AP

It’s hard to say what’s more noteworthy about President @realDonaldTrump’s latest tweet attacking the news media: the fact that he lifted it from Soviet dictator Josef Stalin, who used the phrase “enemy of the people” to justify the mass murder of tens of millions of people, or that Trump was called out on this historical link by the U.S. government-funded news outlet Voice of America (VOA).

On Friday, Trump tweeted this:

That set off alarm bells for historians and Western diplomats alike, who noted that while the phrase “enemy of the people” dates to Roman times, it gained notoriety in the 20th century because Soviet dictator Josef Stalin used it to target millions of people for execution during the bloody purges of his so-called “enemies.”

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“It is one of the most controversial phrases in Soviet history,” Mitchell Orenstein, professor of Russian and East European studies at the University of Pennsylvania, told VOA, which was founded in 1942 to combat Nazi propaganda.

The report continued:

An ‘enemy of the people’ in the Soviet Union was not necessarily a criminal, but more often someone stigmatized by social origin or pre-revolutionary profession. The label alone was akin to a terminal illness, and merely being a friend of an enemy of the people was a certain cause for official suspicion.

‘What it basically meant was a death sentence,’ Orenstein told VOA.

Soviet studies specialist Serhiy Yekelchyk added that journalists and intellectuals who disagreed with Stalin and communist revolutionary Vladimir Lenin were “hated enemies.”

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“I am sure you will see in this description quite a few uncomfortable parallels,” Yekelchyk told VOA.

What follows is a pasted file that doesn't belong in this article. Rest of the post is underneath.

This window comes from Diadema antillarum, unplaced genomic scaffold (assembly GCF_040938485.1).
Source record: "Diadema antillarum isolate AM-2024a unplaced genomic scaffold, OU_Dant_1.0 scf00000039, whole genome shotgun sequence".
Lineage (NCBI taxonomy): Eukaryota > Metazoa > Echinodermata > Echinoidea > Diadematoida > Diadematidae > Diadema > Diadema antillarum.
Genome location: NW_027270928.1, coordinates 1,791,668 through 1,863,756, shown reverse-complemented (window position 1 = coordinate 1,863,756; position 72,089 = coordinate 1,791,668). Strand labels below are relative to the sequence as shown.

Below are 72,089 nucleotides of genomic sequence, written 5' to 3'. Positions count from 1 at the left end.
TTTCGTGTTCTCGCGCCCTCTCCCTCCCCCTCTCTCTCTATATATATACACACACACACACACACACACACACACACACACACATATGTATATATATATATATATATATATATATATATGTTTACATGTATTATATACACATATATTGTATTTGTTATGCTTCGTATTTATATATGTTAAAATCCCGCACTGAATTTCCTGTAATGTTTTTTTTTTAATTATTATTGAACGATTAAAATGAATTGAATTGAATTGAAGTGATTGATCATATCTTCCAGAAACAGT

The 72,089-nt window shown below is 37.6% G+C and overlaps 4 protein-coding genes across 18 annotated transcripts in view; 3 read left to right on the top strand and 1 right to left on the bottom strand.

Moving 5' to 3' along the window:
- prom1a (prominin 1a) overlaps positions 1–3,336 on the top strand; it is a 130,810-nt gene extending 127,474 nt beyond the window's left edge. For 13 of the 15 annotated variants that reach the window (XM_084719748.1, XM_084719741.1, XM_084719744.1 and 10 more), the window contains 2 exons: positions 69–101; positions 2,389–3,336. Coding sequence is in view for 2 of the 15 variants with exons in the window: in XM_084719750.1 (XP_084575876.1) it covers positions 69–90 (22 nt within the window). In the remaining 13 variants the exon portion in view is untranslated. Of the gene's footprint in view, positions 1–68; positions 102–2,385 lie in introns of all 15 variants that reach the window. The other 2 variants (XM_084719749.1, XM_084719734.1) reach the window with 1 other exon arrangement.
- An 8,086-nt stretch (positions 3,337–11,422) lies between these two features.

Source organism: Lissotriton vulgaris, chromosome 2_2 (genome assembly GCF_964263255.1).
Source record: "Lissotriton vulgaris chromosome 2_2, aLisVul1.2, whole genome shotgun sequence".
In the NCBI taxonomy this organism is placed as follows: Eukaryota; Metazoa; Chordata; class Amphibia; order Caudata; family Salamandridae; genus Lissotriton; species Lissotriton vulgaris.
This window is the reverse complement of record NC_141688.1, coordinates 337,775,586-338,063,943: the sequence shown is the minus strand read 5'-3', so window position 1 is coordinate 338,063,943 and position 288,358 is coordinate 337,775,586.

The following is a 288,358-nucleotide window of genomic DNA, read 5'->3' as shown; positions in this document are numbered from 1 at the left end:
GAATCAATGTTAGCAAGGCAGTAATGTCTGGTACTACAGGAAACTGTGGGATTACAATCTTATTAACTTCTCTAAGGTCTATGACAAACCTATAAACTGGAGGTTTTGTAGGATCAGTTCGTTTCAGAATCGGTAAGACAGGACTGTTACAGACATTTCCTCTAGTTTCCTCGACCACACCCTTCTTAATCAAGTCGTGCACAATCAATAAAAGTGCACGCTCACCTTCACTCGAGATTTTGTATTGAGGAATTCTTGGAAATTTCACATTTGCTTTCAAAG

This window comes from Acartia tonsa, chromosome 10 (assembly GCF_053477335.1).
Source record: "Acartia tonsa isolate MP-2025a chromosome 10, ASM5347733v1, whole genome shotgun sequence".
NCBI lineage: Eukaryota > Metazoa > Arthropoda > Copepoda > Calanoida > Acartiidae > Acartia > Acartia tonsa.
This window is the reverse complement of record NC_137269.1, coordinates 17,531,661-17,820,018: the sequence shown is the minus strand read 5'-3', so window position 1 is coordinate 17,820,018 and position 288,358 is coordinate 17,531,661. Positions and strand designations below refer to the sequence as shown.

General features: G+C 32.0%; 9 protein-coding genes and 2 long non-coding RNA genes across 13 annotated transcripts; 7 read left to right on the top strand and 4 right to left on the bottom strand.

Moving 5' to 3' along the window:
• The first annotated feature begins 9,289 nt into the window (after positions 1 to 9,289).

China’s dictator Mao Zedong also used the term.

U.S. diplomat and former Assistant Secretary of State for Democracy, Human Rights and Labor Tom Malinowski was outraged by Trump’s tweet:

As were others, including former State Department counselor Eliot Cohen:

And several Russian studies professors:

And, of course, journalists, who are beginning to understand why Trump is so voraciously attacking the press:

But this isn’t the first time Trump has lifted texts and language from historically significant sources. During the presidential campaign, and then again at his electoral victory speech last November, Trump rallied his base by using the phrase “forgotten men and women.” That phrase can be traced back to a 1932 radio address delivered by President Franklin D. Roosevelt.

But it also was one of the subjects of Sinclair Lewis’ 1935 novel, It Can’t Happen Here, in which a populist politician, with the support of a group called the “League of Forgotten Men,” rises to power through a campaign of fear, xenophobia, and promises of U.S. superiority through isolationism. Once elected, Lewis’ fictional president turns the United States into a fascist, militaristic dystopia.